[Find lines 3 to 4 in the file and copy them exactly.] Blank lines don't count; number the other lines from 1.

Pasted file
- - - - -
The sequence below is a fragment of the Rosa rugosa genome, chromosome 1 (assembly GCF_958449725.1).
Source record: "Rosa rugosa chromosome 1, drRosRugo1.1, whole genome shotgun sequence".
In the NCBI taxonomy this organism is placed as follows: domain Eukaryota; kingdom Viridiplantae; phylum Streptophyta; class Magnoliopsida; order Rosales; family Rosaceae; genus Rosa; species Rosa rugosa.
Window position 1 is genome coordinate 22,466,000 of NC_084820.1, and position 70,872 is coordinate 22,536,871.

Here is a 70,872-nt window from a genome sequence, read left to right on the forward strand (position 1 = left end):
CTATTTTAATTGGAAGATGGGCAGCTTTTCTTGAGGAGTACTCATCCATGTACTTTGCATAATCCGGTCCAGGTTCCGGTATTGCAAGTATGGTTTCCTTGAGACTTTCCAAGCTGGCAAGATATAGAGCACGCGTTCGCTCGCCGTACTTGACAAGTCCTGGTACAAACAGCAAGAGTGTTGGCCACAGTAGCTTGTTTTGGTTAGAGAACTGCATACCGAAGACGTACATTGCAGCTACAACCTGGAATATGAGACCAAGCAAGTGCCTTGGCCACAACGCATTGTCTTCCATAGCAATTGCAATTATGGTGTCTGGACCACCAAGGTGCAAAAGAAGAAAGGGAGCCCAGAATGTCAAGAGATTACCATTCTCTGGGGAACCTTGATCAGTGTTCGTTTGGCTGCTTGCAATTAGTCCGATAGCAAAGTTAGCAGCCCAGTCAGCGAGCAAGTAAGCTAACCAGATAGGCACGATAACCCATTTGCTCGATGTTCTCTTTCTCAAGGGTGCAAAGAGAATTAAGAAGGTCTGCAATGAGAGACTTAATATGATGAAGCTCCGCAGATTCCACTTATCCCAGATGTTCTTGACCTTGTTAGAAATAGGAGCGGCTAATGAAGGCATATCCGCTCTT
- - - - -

In the NCBI taxonomy this organism is placed as follows: domain Eukaryota; kingdom Viridiplantae; phylum Streptophyta; class Magnoliopsida; order Rosales; family Rosaceae; genus Rosa; species Rosa rugosa.
Window position 1 is genome coordinate 22,466,000 of NC_084820.1, and position 70,872 is coordinate 22,536,871.